Lorna Slater and Patrick Harvie - Scottish Green Party co-leaders

On Saturday 28 August members of the Scottish Green Party will be some of the most powerful people in Scotland.  If we approve the draft cooperation agreement with the Scottish Government, we will make history as the first Green party anywhere in the UK to take on the powers and responsibilities of the state.

There are plenty of reasons why this is the right move for Scotland and for the planet. But with local elections less than a year away, I want to set out why this agreement is the right move for our own electoral prospects.

So, here’s why I think voting Yes on Saturday will help us elect a record number of Green Councillors next May:

1. Delivering change wins votes

‘I really support the Greens but I don’t want to waste my vote’. It’s a line every Green activist has heard too many times to count. Ahead of this year’s elections we decided to explore that a bit deeper, assembling focus groups of voters who like us but don’t actually vote for us, the ‘G2s’ for those familiar with our canvassing scorecard.

The results were interesting. More Green-leaning voters actually vote for other parties than for us. They want to vote Green, but what they really want is for their vote to do some good. Better it goes to an uninspiring party who might do a few nice things than to the folks whose vision they really agree with, but who they believe won’t be in a position to implement any of our excellent ideas. Their thinking wasn’t so much about whether or not we’d get anyone elected but whether those we elected would actually be in a position to deliver.

What better way to completely obliterate this ‘wasted vote’ argument than by entering government, visibly delivering real change every day?

Try as we have done to (rightfully!) claim the credit for our wins from opposition, it’s the government ministers on the news making announcements, wearing the hard hats and cutting the ribbons. This deal would deliver the UK’s first ever Green ministers, sending the clearest possible signal that Green votes deliver real change.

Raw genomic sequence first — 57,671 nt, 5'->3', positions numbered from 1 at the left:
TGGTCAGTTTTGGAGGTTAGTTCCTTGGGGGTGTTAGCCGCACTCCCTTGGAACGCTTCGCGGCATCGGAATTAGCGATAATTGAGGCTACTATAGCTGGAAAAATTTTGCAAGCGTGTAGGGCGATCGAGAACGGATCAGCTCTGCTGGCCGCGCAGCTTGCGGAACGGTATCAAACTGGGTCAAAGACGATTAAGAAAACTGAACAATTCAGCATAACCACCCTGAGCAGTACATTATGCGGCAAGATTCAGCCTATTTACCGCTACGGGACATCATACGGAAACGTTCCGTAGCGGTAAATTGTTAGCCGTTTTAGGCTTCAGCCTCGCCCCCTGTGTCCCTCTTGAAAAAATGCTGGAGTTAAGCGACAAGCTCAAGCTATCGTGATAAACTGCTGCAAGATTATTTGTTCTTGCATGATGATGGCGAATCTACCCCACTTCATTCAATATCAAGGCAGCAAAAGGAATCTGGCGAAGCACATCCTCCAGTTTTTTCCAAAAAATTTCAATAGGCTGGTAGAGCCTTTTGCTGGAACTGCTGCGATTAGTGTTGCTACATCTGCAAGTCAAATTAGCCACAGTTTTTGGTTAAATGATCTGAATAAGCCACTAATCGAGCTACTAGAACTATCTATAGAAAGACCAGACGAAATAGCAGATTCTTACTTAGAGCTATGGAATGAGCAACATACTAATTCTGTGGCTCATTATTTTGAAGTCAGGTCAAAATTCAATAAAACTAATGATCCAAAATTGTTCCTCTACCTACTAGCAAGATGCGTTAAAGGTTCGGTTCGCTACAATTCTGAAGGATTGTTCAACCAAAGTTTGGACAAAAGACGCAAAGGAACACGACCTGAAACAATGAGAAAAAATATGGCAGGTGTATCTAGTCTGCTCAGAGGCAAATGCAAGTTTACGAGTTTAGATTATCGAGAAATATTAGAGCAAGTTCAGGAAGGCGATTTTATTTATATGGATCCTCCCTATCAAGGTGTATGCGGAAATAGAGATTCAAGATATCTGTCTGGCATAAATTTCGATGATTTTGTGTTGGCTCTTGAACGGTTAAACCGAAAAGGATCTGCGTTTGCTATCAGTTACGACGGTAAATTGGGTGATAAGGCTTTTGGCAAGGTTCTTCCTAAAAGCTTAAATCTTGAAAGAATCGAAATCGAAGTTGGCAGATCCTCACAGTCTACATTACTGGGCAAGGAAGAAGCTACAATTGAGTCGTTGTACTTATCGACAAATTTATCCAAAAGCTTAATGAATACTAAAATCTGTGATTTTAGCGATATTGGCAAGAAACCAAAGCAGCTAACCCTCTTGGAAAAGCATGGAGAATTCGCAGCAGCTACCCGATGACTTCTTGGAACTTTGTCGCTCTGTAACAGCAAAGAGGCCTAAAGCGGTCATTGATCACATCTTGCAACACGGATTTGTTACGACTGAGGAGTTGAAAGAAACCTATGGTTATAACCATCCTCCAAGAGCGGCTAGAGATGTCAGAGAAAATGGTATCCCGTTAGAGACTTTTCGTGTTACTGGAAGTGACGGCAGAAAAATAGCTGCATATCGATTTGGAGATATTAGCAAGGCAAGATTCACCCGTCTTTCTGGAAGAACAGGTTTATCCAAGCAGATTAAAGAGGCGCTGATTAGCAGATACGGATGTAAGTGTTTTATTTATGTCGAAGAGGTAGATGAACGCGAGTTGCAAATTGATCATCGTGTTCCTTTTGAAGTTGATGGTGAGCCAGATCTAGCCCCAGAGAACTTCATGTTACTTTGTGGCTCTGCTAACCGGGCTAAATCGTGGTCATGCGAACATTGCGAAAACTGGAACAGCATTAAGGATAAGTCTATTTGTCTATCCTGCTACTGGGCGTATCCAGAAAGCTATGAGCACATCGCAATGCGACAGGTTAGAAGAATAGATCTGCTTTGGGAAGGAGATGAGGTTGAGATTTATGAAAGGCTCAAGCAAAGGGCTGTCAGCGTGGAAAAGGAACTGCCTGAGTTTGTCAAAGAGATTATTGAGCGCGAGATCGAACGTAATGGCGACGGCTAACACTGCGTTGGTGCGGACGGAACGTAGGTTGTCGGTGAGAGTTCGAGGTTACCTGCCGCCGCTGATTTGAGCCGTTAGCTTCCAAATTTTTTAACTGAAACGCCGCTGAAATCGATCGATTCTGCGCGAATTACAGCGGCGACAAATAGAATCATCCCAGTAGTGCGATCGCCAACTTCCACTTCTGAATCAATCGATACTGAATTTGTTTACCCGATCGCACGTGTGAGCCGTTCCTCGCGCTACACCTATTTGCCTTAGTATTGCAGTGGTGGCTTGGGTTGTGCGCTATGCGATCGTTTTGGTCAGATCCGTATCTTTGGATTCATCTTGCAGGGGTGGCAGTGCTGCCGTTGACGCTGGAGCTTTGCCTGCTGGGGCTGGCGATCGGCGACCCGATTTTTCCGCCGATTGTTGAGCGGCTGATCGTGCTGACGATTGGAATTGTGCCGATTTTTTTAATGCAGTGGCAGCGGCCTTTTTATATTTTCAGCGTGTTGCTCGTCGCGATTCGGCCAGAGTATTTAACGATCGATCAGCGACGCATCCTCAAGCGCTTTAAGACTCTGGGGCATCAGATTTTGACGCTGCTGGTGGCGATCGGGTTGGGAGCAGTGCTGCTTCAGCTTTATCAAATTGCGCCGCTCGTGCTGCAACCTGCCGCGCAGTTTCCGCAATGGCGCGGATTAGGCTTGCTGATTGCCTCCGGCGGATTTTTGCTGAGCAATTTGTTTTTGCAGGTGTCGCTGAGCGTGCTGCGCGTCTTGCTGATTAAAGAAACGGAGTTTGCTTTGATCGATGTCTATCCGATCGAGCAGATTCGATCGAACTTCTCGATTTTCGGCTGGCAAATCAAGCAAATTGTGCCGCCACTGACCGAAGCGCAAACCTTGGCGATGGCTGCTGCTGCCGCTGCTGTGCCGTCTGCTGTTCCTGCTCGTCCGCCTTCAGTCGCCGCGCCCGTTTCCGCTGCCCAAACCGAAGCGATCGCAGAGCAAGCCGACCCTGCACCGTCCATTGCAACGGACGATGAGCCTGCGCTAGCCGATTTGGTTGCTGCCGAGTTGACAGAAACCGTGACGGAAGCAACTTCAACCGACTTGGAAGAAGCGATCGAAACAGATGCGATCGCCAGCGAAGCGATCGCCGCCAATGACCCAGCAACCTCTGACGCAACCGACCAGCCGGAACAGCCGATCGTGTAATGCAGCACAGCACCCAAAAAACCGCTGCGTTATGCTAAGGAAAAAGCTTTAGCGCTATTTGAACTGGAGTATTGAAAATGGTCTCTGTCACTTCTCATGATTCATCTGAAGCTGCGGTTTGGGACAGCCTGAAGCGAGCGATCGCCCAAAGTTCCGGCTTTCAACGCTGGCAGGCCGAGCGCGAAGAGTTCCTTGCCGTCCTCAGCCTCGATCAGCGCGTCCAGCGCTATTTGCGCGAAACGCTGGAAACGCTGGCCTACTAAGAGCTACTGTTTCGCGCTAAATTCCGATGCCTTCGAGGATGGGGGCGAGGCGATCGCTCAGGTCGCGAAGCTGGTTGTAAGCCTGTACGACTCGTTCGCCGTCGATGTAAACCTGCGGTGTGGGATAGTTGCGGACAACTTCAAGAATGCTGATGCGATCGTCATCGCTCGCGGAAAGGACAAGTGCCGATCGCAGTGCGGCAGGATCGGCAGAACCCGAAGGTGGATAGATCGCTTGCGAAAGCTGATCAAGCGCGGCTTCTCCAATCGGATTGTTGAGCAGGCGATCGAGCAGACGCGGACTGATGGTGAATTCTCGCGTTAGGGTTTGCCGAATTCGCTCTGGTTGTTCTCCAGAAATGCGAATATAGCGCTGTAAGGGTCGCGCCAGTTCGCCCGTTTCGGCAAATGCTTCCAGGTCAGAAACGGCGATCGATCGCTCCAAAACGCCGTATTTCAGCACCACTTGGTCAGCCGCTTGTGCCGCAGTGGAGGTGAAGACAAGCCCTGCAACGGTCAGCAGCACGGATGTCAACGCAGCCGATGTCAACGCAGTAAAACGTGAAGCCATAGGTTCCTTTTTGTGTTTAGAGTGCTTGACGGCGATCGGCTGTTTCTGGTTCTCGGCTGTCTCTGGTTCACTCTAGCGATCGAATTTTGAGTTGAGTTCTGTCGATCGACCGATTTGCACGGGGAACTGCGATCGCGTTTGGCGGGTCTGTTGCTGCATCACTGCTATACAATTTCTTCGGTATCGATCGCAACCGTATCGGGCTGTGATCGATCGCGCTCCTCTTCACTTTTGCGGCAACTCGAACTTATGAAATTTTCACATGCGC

2. 5,000 teachers

The largest single area of spending and responsibility for local government is education. Councils run our schools and employ their staff. I’m obviously biased as our education spokesperson, but as the reaction at teachers’ union hustings earlier this year proved, we have established ourselves as a credible voice in education debates. That’s good for our electoral prospects, given it has consistently been one of the top three concerns of Scottish voters for, well, ever.

On top of curricular reforms which teachers themselves will be pleased by, this agreement gives us a really tangible headline achievement we can take to the doorsteps ahead of next May’s vote – 5,000 additional teachers.

The 1,400 temporary teaching posts created during the pandemic (largely funded from £45million released as a result of a successful Green proposal to Parliament!) will be funded on a permanent basis, something the Greens and SNP already agree on.

The next step is where we really demonstrate the value of Green intervention. The SNP manifesto committed to an additional ‘3,500 teachers and classroom assistants’ but didn’t specify how many of each. Through this agreement though we will deliver 3,500 additional teachers, as well as 500 additional assistants.

A quick population share calculation suggests that should mean around 385 additional teachers for Glasgow and 150 for Highland for example. Those numbers will look pretty good on a ward newsletter.

3. The Community Bus Fund

The overwhelming majority of public transport journeys are made by bus but for a range of reasons including poor service and ever-increasing costs, the overall number of bus journeys has fallen dramatically in recent decades. In the last session of Parliament we passed a Bill which gives councils the power to take bus services back into public ownership, ending the disaster of privatisation. Now we’re taking the next step.

A Community Bus Fund will be established. This will help councils take the next step towards operating their own bus services, giving them the funds to complete the specialist work required. It’s been a long time since most councils had this expertise in-house.

Publicly owned and operated bus services are massively popular. Actually delivering progress on this agenda will make Green candidates pretty damn popular in any community that is poorly served by their existing bus operators (so, everyone outwith the reach of Lothian buses). This is perfect material for a sixty-second survey.